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Jeremy Pressman

self-fulfilling prophecy. I recognize that while much of this book has been about relations between states, including Egypt, Israel, and Syria, this chapter is focused more upon the conflict between a state, Israel, and a non-state actor, the Palestinian national movement (or really the two parts of that movement, Hamas and Fatah). The Palestinian dimension, and that of all organizations or non-state actors, is different from relations between states like Egypt, Israel, and Syria, at least in terms of how we think about what economic and especially military

in The sword is not enough
Maurizio Carbone

divided into three sections. Firstly, it provides a concise discussion of the global agenda on aid effectiveness, focusing on the tensions between coordination and ownership. Secondly, it analyses the supranational programme managed by the European Commission within the context of the Cotonou Agreement, paying attention to the degree of involvement of African (both state and non-­state) actors in the negotiations of two series of multi-­annual development strategies (for 2002–07 and for 2008–13). Thirdly, it explores the EU as a collective donor, focusing on the efforts

in The European Union in Africa
Normative power or realist interests?
Gordon Crawford

’ sector as a percentage of total EDF. Here, human rights and democracy support is concealed within the wider ‘governance’ category, which includes substantial expenditure on public sector management and anti-­corruption activities. Additionally, support to non-­state actors (NSA) has been included to ensure that no financial allocations in the human rights and democracy area are omitted, although NSA is also a wider category that encompasses support to all civil society organisations, not solely human rights and democracy NGOs. Therefore, while the figures in Table 8

in The European Union in Africa
Open Access (free)
Violence and the early modern world
Erica Charters, Marie Houllemare, and Peter H. Wilson

state, as Thomas Hobbes claimed in Leviathan, was ‘war of all against all’. Europe was ravaged by the extreme violence of an age of allegedly ‘religious wars’, from the Reformation until the Peace of Westphalia (1648), before bellona could finally be tamed by the rise of centralized, ‘absolutist’ states, epitomized in the ideology and representations of Louis XIV.14 The processes of eradicating armed non-state actors, disarming large sections of the population, and imposing discipline on the state’s own forces was directly connected to other social disciplinary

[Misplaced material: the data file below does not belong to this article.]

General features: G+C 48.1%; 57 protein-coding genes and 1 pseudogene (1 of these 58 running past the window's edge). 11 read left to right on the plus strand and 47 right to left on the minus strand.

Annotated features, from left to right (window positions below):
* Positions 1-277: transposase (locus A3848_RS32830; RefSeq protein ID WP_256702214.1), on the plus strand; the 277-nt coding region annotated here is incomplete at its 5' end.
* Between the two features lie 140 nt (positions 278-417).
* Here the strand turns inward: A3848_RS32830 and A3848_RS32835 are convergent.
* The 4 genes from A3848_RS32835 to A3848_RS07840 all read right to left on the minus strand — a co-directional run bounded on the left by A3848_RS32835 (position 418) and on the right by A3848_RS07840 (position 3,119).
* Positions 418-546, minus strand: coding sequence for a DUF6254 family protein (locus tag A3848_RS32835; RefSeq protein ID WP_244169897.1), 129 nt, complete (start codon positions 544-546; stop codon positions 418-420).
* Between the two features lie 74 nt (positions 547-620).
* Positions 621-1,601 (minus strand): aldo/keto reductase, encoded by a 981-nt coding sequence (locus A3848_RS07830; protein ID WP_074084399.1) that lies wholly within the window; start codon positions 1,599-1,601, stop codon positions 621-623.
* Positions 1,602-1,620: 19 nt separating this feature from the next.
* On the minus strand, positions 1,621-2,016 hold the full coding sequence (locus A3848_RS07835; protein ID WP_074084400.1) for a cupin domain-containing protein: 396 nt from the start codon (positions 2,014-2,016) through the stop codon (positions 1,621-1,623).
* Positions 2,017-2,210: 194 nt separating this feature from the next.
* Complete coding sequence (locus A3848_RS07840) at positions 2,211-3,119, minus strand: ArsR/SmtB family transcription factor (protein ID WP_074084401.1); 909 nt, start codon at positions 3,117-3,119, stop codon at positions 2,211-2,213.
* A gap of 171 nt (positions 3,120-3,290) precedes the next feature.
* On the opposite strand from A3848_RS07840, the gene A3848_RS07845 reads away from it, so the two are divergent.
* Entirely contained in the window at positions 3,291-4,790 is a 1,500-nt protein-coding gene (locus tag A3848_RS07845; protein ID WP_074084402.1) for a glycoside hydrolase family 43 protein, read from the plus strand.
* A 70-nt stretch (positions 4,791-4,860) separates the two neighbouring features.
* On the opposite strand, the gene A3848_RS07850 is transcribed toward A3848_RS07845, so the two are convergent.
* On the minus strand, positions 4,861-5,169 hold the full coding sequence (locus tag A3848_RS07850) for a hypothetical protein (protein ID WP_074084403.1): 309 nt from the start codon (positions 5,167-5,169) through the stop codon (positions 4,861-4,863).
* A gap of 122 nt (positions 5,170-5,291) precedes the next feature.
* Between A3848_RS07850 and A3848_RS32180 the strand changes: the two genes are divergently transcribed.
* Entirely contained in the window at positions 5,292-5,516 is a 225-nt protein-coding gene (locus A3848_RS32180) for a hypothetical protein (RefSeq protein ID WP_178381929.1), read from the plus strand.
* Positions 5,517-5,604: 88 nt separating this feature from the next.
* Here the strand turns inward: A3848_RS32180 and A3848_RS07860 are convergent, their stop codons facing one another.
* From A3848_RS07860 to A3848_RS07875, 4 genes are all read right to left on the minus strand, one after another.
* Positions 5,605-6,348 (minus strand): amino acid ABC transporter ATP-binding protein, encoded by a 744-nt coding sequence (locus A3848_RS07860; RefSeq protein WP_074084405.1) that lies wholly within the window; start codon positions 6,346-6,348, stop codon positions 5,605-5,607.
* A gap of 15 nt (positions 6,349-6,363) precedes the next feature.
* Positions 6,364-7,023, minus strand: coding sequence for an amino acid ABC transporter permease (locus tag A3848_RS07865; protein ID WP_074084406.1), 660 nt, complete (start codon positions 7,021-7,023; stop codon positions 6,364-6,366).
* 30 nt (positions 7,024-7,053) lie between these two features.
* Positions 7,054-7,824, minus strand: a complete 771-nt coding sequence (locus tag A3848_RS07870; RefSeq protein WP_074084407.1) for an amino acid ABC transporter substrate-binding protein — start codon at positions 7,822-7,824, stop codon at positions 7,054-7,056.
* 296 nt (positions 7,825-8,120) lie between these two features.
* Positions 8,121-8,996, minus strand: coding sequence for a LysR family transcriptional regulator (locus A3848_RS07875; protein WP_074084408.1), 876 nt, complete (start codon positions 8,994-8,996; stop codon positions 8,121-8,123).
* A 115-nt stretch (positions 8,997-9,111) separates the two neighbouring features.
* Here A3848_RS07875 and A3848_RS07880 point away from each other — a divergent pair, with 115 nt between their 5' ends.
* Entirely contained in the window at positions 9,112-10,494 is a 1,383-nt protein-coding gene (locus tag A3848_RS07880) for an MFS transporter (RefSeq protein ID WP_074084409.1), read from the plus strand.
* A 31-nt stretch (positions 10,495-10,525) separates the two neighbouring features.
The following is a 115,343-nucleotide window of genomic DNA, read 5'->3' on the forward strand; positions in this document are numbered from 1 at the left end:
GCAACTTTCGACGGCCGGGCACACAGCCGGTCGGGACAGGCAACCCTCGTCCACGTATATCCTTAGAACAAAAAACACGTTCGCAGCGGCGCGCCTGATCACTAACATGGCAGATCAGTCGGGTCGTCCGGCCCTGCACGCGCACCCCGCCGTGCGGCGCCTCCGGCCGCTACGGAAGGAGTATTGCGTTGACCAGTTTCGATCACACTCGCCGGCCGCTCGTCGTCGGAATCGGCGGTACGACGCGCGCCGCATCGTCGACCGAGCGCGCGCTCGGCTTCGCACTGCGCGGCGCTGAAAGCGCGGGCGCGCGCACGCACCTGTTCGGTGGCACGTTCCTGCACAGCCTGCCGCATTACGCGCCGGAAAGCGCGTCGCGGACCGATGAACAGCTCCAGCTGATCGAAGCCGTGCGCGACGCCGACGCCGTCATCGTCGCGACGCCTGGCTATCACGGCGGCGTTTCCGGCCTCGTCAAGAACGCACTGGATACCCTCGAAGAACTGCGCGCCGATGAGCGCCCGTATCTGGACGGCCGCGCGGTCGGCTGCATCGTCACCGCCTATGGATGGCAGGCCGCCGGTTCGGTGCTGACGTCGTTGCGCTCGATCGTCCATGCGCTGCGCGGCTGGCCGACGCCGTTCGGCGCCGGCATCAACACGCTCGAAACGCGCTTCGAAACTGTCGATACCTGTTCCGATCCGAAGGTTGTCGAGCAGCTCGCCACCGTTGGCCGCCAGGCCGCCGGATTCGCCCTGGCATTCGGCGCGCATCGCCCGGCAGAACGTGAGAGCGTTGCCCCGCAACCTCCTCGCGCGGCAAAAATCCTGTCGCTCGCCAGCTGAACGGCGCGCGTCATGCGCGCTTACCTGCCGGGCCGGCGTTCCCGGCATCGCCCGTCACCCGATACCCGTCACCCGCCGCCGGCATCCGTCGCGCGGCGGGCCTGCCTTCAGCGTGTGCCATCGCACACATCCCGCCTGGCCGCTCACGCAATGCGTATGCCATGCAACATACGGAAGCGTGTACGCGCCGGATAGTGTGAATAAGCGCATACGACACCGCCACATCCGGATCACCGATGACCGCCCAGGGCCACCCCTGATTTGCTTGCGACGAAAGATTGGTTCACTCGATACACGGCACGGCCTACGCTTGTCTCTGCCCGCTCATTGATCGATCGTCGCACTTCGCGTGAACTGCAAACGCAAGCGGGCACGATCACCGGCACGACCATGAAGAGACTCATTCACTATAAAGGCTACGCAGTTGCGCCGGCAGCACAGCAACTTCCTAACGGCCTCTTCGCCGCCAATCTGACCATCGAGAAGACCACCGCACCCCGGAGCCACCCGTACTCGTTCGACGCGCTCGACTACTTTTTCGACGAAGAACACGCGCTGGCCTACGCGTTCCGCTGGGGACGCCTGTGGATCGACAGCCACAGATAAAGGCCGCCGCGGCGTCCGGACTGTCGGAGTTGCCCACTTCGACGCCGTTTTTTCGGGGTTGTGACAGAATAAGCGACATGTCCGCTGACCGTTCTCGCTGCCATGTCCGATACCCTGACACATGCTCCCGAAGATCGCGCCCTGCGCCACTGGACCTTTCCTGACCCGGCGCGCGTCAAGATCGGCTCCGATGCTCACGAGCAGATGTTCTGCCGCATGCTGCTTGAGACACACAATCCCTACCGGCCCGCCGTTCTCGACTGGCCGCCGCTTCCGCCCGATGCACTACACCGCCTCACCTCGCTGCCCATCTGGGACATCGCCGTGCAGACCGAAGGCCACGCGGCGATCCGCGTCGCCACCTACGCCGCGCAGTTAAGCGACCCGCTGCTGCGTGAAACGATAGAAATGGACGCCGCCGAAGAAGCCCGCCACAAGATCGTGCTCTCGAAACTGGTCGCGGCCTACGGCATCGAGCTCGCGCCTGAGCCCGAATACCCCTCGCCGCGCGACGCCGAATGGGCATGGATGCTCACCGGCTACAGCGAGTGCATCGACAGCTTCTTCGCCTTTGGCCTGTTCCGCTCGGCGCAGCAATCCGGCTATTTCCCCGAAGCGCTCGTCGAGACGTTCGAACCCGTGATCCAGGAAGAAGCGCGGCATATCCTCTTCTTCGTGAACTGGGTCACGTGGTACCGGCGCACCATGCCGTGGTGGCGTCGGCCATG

in A global history of early modern violence
Arabs, Israelis, and the limits of military force
Author: Jeremy Pressman

The Arab–Israeli conflict has been at the centre of international affairs for decades. Despite repeated political efforts, the confrontation and casualties continue, especially in fighting between Israelis and Palestinians. This new assessment emphasizes the role that military force plays in blocking a diplomatic resolution. Many Arabs and Israelis believe that the only way to survive or to be secure is through the development, threat, and use of military force and violence. This idea is deeply flawed and results in missed diplomatic opportunities and growing insecurity. Coercion cannot force rivals to sign a peace agreement to end a long-running conflict. Sometimes negotiations and mutual concessions are the key to improving the fate of a country or national movement. Using short historical case studies from the 1950s through to today, the book explores and pushes back against the dominant belief that military force leads to triumph while negotiations and concessions lead to defeat and further unwelcome challenges. In The sword is not enough, we learn both what makes this idea so compelling to Arab and Israeli leaders and how it eventually may get dislodged.